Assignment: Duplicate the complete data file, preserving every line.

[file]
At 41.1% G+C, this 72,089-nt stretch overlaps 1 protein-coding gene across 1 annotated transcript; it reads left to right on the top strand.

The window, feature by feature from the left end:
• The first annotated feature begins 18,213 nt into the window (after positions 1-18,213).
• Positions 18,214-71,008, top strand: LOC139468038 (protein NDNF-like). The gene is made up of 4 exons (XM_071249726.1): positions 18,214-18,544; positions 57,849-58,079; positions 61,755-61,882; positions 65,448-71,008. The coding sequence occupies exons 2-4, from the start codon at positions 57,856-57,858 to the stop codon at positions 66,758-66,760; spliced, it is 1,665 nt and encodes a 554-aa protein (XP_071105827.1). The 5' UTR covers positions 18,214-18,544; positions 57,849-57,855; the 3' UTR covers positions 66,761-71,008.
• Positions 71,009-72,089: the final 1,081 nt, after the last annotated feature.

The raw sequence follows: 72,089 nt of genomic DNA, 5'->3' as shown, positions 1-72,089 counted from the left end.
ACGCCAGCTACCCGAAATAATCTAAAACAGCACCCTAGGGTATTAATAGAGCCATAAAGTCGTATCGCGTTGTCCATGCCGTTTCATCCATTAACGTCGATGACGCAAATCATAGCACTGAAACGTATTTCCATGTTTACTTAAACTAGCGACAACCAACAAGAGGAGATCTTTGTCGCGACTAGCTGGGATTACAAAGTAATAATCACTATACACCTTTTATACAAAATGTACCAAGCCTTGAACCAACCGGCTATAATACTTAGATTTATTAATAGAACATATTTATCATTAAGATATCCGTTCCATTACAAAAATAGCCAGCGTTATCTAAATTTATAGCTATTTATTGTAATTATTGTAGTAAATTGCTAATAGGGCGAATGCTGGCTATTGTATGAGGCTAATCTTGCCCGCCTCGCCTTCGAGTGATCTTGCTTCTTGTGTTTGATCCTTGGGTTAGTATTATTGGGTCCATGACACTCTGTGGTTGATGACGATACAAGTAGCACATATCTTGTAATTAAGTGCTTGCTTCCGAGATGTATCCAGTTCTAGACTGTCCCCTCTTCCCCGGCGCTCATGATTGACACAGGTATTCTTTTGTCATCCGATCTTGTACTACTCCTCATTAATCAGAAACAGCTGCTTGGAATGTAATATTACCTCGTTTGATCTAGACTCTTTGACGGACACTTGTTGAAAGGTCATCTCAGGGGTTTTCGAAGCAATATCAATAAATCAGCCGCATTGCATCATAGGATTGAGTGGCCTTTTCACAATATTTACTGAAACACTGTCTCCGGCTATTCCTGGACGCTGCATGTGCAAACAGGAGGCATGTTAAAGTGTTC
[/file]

At 41.1% G+C, this 72,089-nt stretch overlaps 1 protein-coding gene across 1 annotated transcript; it reads left to right on the top strand.

The window, feature by feature from the left end:
• The first annotated feature begins 18,213 nt into the window (after positions 1-18,213).
• Positions 18,214-71,008, top strand: LOC139468038 (protein NDNF-like). The gene is made up of 4 exons (XM_071249726.1): positions 18,214-18,544; positions 57,849-58,079; positions 61,755-61,882; positions 65,448-71,008. The coding sequence occupies exons 2-4, from the start codon at positions 57,856-57,858 to the stop codon at positions 66,758-66,760; spliced, it is 1,665 nt and encodes a 554-aa protein (XP_071105827.1). The 5' UTR covers positions 18,214-18,544; positions 57,849-57,855; the 3' UTR covers positions 66,761-71,008.
• Positions 71,009-72,089: the final 1,081 nt, after the last annotated feature.

The raw sequence follows: 72,089 nt of genomic DNA, 5'->3' as shown, positions 1-72,089 counted from the left end.
ACGCCAGCTACCCGAAATAATCTAAAACAGCACCCTAGGGTATTAATAGAGCCATAAAGTCGTATCGCGTTGTCCATGCCGTTTCATCCATTAACGTCGATGACGCAAATCATAGCACTGAAACGTATTTCCATGTTTACTTAAACTAGCGACAACCAACAAGAGGAGATCTTTGTCGCGACTAGCTGGGATTACAAAGTAATAATCACTATACACCTTTTATACAAAATGTACCAAGCCTTGAACCAACCGGCTATAATACTTAGATTTATTAATAGAACATATTTATCATTAAGATATCCGTTCCATTACAAAAATAGCCAGCGTTATCTAAATTTATAGCTATTTATTGTAATTATTGTAGTAAATTGCTAATAGGGCGAATGCTGGCTATTGTATGAGGCTAATCTTGCCCGCCTCGCCTTCGAGTGATCTTGCTTCTTGTGTTTGATCCTTGGGTTAGTATTATTGGGTCCATGACACTCTGTGGTTGATGACGATACAAGTAGCACATATCTTGTAATTAAGTGCTTGCTTCCGAGATGTATCCAGTTCTAGACTGTCCCCTCTTCCCCGGCGCTCATGATTGACACAGGTATTCTTTTGTCATCCGATCTTGTACTACTCCTCATTAATCAGAAACAGCTGCTTGGAATGTAATATTACCTCGTTTGATCTAGACTCTTTGACGGACACTTGTTGAAAGGTCATCTCAGGGGTTTTCGAAGCAATATCAATAAATCAGCCGCATTGCATCATAGGATTGAGTGGCCTTTTCACAATATTTACTGAAACACTGTCTCCGGCTATTCCTGGACGCTGCATGTGCAAACAGGAGGCATGTTAAAGTGTTC